I remember seeing a (p)review for the Age of Empires II expansion pack The Conquerors in an issue of PC Gaming World at the time… In fact, I’ve still got it on my shelf. (It’s the same issue that gave Deus Ex a very lacklustre write-up. Oops.)
I remember misreading the word “allies”, in tiny text next to a tiny screenshot, as “aliens” and getting really excited for all the wrong reasons.
Well, it turned out okay in the end.
Monitoring the Situation
Actually I have another update first. You may recall that I built an entire Windows XP machine to play this game (… and other relics), but was having issues with display scaling: the old graphics card (nVidia GT 610) couldn’t agree with the widescreen monitor (Acer Predator XB241H) and was alternately locking the old 1024×768 output to a postage stamp in the middle of the screen and stretching the 320×240 cinematics to maximum wideness.
I was fairly convinced that it was something in the HDMI connection, as my main PC had no trouble with all sorts of scaling options on the same monitor over its DisplayPort connection, so I figured it was time to replace the monitor with one that had a DVI or VGA input. I was drawn to the AOC Agon AG251Fz in particular because it had all four options (one DisplayPort for the main PC, two HDMIs, a DVI and a VGA for the old) so I’d have the maximum number of permutations to try on my path to the perfect result. The other bonus is that it also has a wealth of scaling options: it natively supports all the way down to 640×480 with options to mimic all sorts of physical display sizes in between.
I’ve now tried all three options supported by the GT 610; HDMI, DVI and VGA. VGA was pretty promising but it put Safrosoft RoX off-centre for some reason. DVI was more promising but it always reverted Age of Empires II to stretchytown and I had to force it to 4:3 manually every time; not a deal-breaker, but a recurring pain. In the end… HDMI has the best results: it’s consistently maintaining the aspect ratio while scaling to fill as much of the display as possible, all automatically and correctly. So while I really did need to replace the old monitor, I probably didn’t need to scour the world for one with all the ancient connectors… Ah well.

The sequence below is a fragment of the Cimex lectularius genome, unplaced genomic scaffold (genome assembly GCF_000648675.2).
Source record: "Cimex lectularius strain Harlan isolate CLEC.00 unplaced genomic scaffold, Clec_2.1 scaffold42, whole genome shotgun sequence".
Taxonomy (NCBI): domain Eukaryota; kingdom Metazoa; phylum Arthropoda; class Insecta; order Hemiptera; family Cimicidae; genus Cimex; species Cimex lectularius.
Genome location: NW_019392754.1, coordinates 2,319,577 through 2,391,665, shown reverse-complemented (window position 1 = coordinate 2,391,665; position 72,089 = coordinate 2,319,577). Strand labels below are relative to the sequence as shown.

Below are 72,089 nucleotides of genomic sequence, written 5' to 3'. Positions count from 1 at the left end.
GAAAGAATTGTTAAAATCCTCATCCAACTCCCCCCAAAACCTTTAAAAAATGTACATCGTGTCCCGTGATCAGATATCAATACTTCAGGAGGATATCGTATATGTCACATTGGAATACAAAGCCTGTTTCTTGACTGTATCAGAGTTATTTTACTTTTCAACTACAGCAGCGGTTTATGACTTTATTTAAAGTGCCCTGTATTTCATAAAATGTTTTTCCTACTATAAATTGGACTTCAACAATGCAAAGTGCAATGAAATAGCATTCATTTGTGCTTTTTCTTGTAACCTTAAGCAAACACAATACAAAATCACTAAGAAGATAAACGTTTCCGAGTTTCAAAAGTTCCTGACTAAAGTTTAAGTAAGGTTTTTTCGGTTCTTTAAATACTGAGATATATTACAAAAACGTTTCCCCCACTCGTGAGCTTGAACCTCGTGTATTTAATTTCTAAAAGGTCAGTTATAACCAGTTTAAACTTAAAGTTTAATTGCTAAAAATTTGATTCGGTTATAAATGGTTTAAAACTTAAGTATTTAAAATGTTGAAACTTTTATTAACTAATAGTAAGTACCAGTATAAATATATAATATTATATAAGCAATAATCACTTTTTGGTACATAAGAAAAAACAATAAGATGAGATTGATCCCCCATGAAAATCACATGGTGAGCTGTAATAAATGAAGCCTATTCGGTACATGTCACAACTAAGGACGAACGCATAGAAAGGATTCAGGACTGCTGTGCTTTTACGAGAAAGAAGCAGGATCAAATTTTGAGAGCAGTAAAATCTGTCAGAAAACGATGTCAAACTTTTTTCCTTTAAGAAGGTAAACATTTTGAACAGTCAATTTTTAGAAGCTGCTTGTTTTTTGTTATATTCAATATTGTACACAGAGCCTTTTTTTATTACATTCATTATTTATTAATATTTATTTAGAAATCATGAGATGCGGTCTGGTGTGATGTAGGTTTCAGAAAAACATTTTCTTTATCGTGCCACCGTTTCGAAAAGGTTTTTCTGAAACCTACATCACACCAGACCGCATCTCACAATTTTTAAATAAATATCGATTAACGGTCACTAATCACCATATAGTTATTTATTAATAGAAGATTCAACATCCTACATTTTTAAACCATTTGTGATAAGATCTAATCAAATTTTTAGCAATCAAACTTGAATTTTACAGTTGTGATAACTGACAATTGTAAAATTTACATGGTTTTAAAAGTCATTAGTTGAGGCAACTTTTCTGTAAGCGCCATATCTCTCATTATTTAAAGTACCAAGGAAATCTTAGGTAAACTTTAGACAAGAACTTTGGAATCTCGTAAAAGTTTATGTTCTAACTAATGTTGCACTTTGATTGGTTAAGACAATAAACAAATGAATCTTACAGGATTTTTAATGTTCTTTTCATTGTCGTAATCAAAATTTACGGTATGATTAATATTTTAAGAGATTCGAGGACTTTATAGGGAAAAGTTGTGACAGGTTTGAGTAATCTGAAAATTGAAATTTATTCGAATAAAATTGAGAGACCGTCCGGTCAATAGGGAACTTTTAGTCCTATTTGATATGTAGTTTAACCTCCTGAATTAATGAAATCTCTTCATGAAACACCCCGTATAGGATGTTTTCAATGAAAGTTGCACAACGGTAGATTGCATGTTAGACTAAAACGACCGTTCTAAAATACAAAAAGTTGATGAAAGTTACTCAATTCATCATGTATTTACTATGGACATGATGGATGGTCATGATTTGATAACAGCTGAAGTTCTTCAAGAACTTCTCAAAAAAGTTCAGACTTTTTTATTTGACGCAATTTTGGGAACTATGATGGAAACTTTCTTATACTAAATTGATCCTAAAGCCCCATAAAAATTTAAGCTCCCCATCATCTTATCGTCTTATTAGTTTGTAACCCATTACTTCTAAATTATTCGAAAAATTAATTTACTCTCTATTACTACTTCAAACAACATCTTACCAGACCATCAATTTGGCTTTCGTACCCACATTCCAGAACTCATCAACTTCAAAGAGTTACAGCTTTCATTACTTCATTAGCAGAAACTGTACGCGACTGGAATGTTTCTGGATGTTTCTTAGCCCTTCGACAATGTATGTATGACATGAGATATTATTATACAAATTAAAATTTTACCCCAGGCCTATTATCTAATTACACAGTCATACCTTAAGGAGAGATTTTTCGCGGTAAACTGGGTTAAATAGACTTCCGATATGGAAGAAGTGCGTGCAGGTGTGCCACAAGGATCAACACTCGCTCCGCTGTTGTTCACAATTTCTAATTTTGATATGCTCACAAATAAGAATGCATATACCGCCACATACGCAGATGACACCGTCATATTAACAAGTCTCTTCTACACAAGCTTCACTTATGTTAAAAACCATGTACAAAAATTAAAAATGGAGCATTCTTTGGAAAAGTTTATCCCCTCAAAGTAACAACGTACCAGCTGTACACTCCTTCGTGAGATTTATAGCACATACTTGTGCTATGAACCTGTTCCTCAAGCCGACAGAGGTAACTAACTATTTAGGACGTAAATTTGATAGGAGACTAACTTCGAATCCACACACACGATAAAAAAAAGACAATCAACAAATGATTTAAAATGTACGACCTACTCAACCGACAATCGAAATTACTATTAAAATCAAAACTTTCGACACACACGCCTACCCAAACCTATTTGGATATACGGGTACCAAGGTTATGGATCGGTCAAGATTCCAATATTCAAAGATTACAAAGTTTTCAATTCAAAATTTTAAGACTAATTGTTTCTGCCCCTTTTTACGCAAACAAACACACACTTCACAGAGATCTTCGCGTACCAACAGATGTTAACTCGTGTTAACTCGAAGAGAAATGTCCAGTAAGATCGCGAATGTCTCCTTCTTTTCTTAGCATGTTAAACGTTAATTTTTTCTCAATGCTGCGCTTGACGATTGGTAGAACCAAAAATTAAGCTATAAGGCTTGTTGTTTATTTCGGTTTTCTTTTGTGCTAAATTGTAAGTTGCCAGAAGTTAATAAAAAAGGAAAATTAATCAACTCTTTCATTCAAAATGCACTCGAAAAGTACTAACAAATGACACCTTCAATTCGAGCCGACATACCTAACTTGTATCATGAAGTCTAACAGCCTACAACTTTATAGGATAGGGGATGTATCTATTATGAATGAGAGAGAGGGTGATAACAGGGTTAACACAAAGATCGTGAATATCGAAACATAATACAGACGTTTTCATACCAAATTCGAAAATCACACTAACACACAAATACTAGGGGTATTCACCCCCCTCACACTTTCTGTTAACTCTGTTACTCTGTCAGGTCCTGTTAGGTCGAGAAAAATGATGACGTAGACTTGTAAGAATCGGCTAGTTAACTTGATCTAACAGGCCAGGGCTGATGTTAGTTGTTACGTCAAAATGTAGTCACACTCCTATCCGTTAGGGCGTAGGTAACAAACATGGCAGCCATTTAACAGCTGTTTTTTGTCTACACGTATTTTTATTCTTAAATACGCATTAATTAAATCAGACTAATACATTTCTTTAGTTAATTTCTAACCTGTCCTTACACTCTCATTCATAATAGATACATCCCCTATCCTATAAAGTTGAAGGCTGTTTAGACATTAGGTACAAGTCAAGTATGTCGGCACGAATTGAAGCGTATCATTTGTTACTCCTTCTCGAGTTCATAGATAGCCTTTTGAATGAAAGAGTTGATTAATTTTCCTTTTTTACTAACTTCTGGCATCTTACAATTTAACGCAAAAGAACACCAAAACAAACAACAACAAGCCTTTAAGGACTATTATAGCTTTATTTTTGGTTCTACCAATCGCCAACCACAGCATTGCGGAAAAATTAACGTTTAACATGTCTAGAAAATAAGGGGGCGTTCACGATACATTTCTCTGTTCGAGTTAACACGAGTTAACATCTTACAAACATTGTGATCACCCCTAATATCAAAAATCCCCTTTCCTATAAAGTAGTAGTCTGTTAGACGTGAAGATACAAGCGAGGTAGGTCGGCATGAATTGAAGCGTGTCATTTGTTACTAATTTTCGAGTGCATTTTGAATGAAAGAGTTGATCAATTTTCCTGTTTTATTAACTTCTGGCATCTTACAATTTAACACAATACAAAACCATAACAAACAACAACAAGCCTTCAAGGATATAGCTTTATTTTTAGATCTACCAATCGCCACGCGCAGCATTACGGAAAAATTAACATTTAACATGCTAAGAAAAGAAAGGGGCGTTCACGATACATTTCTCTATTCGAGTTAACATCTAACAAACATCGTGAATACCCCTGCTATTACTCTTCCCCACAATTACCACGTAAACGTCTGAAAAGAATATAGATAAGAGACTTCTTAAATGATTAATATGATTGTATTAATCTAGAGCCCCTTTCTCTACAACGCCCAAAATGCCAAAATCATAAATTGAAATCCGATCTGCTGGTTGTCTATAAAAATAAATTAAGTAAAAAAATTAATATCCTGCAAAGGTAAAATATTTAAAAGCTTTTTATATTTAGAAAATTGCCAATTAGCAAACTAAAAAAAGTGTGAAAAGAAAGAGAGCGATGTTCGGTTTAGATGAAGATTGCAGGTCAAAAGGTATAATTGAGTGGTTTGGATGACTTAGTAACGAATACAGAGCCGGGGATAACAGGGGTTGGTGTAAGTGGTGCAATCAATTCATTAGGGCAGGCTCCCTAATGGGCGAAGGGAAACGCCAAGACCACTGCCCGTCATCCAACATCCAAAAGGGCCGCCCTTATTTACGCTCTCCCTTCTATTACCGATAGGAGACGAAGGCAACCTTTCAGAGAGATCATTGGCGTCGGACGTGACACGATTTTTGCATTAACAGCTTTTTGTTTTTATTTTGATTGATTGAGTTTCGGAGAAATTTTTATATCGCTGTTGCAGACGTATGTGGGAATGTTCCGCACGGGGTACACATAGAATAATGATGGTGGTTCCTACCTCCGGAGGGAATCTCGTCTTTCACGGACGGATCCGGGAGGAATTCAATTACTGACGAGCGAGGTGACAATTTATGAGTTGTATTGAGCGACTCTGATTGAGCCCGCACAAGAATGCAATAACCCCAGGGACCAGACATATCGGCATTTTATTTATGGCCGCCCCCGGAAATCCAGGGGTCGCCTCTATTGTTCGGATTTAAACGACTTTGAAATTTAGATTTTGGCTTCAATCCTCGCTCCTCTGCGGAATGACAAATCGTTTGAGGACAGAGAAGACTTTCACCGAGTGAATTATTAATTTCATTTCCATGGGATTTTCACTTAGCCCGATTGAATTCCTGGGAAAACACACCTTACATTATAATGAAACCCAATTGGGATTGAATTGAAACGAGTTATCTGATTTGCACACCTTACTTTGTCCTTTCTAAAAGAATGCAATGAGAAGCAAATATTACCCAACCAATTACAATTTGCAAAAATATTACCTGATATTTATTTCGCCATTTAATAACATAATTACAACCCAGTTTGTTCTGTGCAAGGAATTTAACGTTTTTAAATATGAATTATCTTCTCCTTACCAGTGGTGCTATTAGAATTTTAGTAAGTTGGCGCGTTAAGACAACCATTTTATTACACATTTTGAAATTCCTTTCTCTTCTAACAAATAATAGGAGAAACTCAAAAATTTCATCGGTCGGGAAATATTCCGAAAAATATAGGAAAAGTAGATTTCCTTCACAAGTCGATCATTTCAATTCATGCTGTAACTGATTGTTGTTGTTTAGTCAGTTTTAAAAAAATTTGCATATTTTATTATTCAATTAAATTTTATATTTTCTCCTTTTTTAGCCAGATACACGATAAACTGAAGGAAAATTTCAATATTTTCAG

The graphics card is still convinced it’s some kind of television, mind you.
(Also, speaking of having old magazines around, I also have all the old demo disks — I wonder what bizarre relics I can dig out now I’ve got a period-appropriate computer to run them on?)
Age of Empires II: The Conquerors
There are so many conveniences that The Conquerors adds to Age of Empires II, before you even get to the headline new content.
The fact that villagers will start gathering the nearest resource on completing a building, for example, is a bloody revelation — this was absent from the base game, so you had to constantly search for idle villagers and tell them to get to work on that gold patch that’s right next to the mining camp they just built.
Then queuing the reseeding of farms, so you don’t have to catapult straight back to your base when you hear that sound — utterly joyous! You can finally let your villagers manage themselves in the late game when you want to focus on banging down your enemies’ gates.
The campaigns are still a bit variable, though. While I got excited because a few of the Hun missions upped the population cap to 100 or even 125 (which is even better for the Huns because they don’t need to build houses to get there), the majority are still stuck at 75. As before, this draws out scenarios in a less than ideal way, as you don’t have enough headroom to create an unstoppable attack and keep an economy to support it along the way.
And again, you spend a lot of time limited to the Castle age, which means it’s an absolute crawl to siege castles because you can’t hang back with trebuchets — you have to send your too-small army in with too-basic rams and, yes, rinse and repeat that multiple times as they get whittled down because you simply do not have the population cap to build a killer force. Needless to say, the enemies are already well-entrenched while you have to build up your forces.